We also have to carry her up and down the stairs (we live in a building without an elevator).
To help us with the stairs, we purchased something called the “help ’em up harness.” It’s great — the only problem is that Zoe hates it and starts shaking whenever I take it out. She doesn’t understand why she can’t just get up and down the stairs in her own way (who cares if she looks like a bunny trying to do it?!). I’ve been trying to slowly get her acclimated to the harness by associating it with positive things like treats and short walks, and in the meantime, I have been carrying her up and down the stairs. My arms, legs, and back are pretty sore, so I think I might need to move to the harness soon to avoid really hurting myself! Though Zoe is a petite girl, she’s still 50+ pounds.
Then there’s the financial issue. Let’s just say that we will be paying off this surgery for a long, long time. Unfortunately, we do not have pet insurance. We had been planning on purchasing it for Zoe, but then her allergies started, and we thought we would no longer be able to be approved anywhere. I don’t think that’s even true, but it’s too late now. (See Two Pitties in the City for a fantastic post on dog insurance — don’t make our mistake!!). Obviously, we would do anything for Zoe and want only the best for her, so we will make it work somehow.
Beyond those challenges, we’ve encountered other side effects resulting from Zoe’s decreased physical activity. See Exhibit A:
|Do you see Zoe in this photo?
We received this gem of a photo from our dog walker. As you can see, Zoe pulled the blanket that was over her crate inside, and also managed to pull a pillow from our couch into her crate and destroy it. Such an event happened twice in a week.
See Exhibit B:
|Ironically, I gave K. this blanket while he was recovering from his own ACL surgery.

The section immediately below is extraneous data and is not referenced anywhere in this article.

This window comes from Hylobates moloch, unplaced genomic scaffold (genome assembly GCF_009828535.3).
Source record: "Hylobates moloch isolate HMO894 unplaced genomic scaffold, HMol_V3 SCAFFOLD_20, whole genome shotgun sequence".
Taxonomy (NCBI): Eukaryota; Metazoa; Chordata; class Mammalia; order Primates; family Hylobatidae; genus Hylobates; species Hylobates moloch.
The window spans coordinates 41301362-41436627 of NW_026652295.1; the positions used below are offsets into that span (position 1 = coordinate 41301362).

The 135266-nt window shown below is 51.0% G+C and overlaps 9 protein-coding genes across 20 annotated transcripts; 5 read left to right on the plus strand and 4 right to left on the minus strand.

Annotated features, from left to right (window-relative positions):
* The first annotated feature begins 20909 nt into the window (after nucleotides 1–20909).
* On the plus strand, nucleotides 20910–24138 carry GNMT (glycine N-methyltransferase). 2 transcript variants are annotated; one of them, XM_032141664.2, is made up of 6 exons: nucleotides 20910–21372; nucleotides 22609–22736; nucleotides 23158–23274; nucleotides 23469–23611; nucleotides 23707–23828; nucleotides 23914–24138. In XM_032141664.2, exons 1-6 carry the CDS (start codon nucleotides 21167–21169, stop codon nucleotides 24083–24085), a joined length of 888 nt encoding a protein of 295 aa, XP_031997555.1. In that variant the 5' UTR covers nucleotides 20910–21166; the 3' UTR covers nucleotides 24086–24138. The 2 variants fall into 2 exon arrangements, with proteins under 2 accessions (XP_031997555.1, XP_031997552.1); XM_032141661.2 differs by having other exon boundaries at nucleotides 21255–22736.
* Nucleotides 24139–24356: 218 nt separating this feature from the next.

Yes, she destroyed K.’s beloved Bears blanket, which she somehow pulled into her crate from the couch.
Over the past two years with Zoe, she’s only shredded something in her crate twice — and that was within the first few weeks of bringing her home. Without her regular exercise, Zoe is redirecting her energy in negative ways. I’ve tried using brain toys and giving her special bones to chew, which do seem to help. Still, nothing replaces a good long walk — for either of us. I’m particularly devastated to miss SociaBulls walks, which have been a regular part of our weekend routine for the past year (though at least I can participate in my capacity as new member co-coordinator
and as a dogless walker!
I’m sorry if this post has been a downer, but I’m still processing all of this. I know that we are lucky that Zoe is not suffering from anything life-threatening, and that we have access to such wonderful veterinary care. The months ahead will be a challenge, but I know we will get through it somehow!
If anyone has been through a similar experience, I would love to hear how you managed. Any advice about keeping Zoe calm (and anything else) is welcome! Thanks for the support, friends.